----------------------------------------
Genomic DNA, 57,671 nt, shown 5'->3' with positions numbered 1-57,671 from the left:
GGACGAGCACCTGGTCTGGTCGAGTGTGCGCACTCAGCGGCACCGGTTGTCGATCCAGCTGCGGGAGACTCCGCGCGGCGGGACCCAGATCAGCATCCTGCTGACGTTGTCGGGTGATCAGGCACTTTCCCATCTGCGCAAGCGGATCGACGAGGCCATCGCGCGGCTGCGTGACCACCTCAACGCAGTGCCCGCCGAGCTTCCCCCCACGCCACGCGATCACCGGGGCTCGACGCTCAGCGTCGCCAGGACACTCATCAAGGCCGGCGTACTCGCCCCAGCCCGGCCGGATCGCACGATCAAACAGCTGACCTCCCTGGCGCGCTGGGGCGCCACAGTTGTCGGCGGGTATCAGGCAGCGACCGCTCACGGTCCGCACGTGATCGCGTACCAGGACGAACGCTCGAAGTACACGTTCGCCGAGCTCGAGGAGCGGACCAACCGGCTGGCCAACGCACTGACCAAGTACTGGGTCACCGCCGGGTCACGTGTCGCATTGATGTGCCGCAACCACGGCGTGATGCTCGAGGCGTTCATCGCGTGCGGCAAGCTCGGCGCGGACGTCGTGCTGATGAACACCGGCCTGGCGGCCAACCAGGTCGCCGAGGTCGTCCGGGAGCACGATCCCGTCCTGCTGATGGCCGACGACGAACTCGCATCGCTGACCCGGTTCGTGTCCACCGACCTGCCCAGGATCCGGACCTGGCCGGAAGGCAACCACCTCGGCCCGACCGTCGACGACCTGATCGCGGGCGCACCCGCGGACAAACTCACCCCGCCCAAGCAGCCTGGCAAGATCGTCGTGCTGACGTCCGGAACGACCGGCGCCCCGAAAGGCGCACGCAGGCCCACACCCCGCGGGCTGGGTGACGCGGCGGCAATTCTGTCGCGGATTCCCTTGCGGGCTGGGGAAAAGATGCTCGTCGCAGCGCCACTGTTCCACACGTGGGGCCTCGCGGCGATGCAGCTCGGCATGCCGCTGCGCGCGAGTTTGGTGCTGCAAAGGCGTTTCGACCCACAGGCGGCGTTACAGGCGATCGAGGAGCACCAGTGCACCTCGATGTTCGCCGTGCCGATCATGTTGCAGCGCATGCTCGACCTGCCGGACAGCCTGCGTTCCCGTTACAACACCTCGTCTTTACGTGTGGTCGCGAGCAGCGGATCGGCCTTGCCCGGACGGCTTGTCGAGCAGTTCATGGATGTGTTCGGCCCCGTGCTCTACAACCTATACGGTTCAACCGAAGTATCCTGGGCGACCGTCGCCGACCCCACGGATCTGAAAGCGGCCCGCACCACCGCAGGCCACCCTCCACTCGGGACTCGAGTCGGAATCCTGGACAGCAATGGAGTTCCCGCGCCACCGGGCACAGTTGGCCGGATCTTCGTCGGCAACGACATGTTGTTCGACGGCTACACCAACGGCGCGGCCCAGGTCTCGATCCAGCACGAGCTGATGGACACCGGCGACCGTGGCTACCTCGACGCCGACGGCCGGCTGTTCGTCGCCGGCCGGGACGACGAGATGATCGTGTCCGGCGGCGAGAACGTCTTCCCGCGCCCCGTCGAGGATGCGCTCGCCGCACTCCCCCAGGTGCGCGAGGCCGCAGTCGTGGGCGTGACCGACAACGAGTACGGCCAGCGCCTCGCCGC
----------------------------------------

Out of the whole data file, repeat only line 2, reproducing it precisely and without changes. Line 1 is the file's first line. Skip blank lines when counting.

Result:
GGACGAGCACCTGGTCTGGTCGAGTGTGCGCACTCAGCGGCACCGGTTGTCGATCCAGCTGCGGGAGACTCCGCGCGGCGGGACCCAGATCAGCATCCTGCTGACGTTGTCGGGTGATCAGGCACTTTCCCATCTGCGCAAGCGGATCGACGAGGCCATCGCGCGGCTGCGTGACCACCTCAACGCAGTGCCCGCCGAGCTTCCCCCCACGCCACGCGATCACCGGGGCTCGACGCTCAGCGTCGCCAGGACACTCATCAAGGCCGGCGTACTCGCCCCAGCCCGGCCGGATCGCACGATCAAACAGCTGACCTCCCTGGCGCGCTGGGGCGCCACAGTTGTCGGCGGGTATCAGGCAGCGACCGCTCACGGTCCGCACGTGATCGCGTACCAGGACGAACGCTCGAAGTACACGTTCGCCGAGCTCGAGGAGCGGACCAACCGGCTGGCCAACGCACTGACCAAGTACTGGGTCACCGCCGGGTCACGTGTCGCATTGATGTGCCGCAACCACGGCGTGATGCTCGAGGCGTTCATCGCGTGCGGCAAGCTCGGCGCGGACGTCGTGCTGATGAACACCGGCCTGGCGGCCAACCAGGTCGCCGAGGTCGTCCGGGAGCACGATCCCGTCCTGCTGATGGCCGACGACGAACTCGCATCGCTGACCCGGTTCGTGTCCACCGACCTGCCCAGGATCCGGACCTGGCCGGAAGGCAACCACCTCGGCCCGACCGTCGACGACCTGATCGCGGGCGCACCCGCGGACAAACTCACCCCGCCCAAGCAGCCTGGCAAGATCGTCGTGCTGACGTCCGGAACGACCGGCGCCCCGAAAGGCGCACGCAGGCCCACACCCCGCGGGCTGGGTGACGCGGCGGCAATTCTGTCGCGGATTCCCTTGCGGGCTGGGGAAAAGATGCTCGTCGCAGCGCCACTGTTCCACACGTGGGGCCTCGCGGCGATGCAGCTCGGCATGCCGCTGCGCGCGAGTTTGGTGCTGCAAAGGCGTTTCGACCCACAGGCGGCGTTACAGGCGATCGAGGAGCACCAGTGCACCTCGATGTTCGCCGTGCCGATCATGTTGCAGCGCATGCTCGACCTGCCGGACAGCCTGCGTTCCCGTTACAACACCTCGTCTTTACGTGTGGTCGCGAGCAGCGGATCGGCCTTGCCCGGACGGCTTGTCGAGCAGTTCATGGATGTGTTCGGCCCCGTGCTCTACAACCTATACGGTTCAACCGAAGTATCCTGGGCGACCGTCGCCGACCCCACGGATCTGAAAGCGGCCCGCACCACCGCAGGCCACCCTCCACTCGGGACTCGAGTCGGAATCCTGGACAGCAATGGAGTTCCCGCGCCACCGGGCACAGTTGGCCGGATCTTCGTCGGCAACGACATGTTGTTCGACGGCTACACCAACGGCGCGGCCCAGGTCTCGATCCAGCACGAGCTGATGGACACCGGCGACCGTGGCTACCTCGACGCCGACGGCCGGCTGTTCGTCGCCGGCCGGGACGACGAGATGATCGTGTCCGGCGGCGAGAACGTCTTCCCGCGCCCCGTCGAGGATGCGCTCGCCGCACTCCCCCAGGTGCGCGAGGCCGCAGTCGTGGGCGTGACCGACAACGAGTACGGCCAGCGCCTCGCCGC